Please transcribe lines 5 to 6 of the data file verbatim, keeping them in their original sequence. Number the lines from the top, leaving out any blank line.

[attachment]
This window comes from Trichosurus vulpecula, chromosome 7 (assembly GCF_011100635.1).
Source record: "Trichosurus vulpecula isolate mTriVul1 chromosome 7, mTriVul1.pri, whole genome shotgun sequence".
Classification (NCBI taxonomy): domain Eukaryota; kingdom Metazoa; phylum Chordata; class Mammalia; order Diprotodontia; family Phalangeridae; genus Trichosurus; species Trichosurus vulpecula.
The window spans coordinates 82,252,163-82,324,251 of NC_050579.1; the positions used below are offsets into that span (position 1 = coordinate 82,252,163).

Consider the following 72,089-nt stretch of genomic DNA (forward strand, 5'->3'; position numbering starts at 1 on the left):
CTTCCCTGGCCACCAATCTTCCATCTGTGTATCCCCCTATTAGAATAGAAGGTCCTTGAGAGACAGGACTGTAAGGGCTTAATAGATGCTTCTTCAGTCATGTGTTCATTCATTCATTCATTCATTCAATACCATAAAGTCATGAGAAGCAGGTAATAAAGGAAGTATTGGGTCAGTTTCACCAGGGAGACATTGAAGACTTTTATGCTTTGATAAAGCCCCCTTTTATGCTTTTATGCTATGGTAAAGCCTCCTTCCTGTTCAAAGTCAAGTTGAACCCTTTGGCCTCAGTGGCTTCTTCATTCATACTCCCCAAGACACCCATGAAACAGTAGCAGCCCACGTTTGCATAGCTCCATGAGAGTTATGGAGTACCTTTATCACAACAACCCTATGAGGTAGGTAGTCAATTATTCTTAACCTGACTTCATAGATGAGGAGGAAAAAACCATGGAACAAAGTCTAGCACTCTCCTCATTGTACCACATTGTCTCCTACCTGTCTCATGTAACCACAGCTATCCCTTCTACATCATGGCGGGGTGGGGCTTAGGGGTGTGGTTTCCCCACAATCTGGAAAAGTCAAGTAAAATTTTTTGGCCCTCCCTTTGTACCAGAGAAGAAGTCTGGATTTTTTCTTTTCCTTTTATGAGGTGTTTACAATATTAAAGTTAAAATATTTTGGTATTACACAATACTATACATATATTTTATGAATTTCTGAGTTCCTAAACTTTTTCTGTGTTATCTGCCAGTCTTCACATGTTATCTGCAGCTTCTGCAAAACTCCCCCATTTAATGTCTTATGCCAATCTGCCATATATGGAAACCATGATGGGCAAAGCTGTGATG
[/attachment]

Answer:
Consider the following 72,089-nt stretch of genomic DNA (forward strand, 5'->3'; position numbering starts at 1 on the left):
CTTCCCTGGCCACCAATCTTCCATCTGTGTATCCCCCTATTAGAATAGAAGGTCCTTGAGAGACAGGACTGTAAGGGCTTAATAGATGCTTCTTCAGTCATGTGTTCATTCATTCATTCATTCATTCAATACCATAAAGTCATGAGAAGCAGGTAATAAAGGAAGTATTGGGTCAGTTTCACCAGGGAGACATTGAAGACTTTTATGCTTTGATAAAGCCCCCTTTTATGCTTTTATGCTATGGTAAAGCCTCCTTCCTGTTCAAAGTCAAGTTGAACCCTTTGGCCTCAGTGGCTTCTTCATTCATACTCCCCAAGACACCCATGAAACAGTAGCAGCCCACGTTTGCATAGCTCCATGAGAGTTATGGAGTACCTTTATCACAACAACCCTATGAGGTAGGTAGTCAATTATTCTTAACCTGACTTCATAGATGAGGAGGAAAAAACCATGGAACAAAGTCTAGCACTCTCCTCATTGTACCACATTGTCTCCTACCTGTCTCATGTAACCACAGCTATCCCTTCTACATCATGGCGGGGTGGGGCTTAGGGGTGTGGTTTCCCCACAATCTGGAAAAGTCAAGTAAAATTTTTTGGCCCTCCCTTTGTACCAGAGAAGAAGTCTGGATTTTTTCTTTTCCTTTTATGAGGTGTTTACAATATTAAAGTTAAAATATTTTGGTATTACACAATACTATACATATATTTTATGAATTTCTGAGTTCCTAAACTTTTTCTGTGTTATCTGCCAGTCTTCACATGTTATCTGCAGCTTCTGCAAAACTCCCCCATTTAATGTCTTATGCCAATCTGCCATATATGGAAACCATGATGGGCAAAGCTGTGATG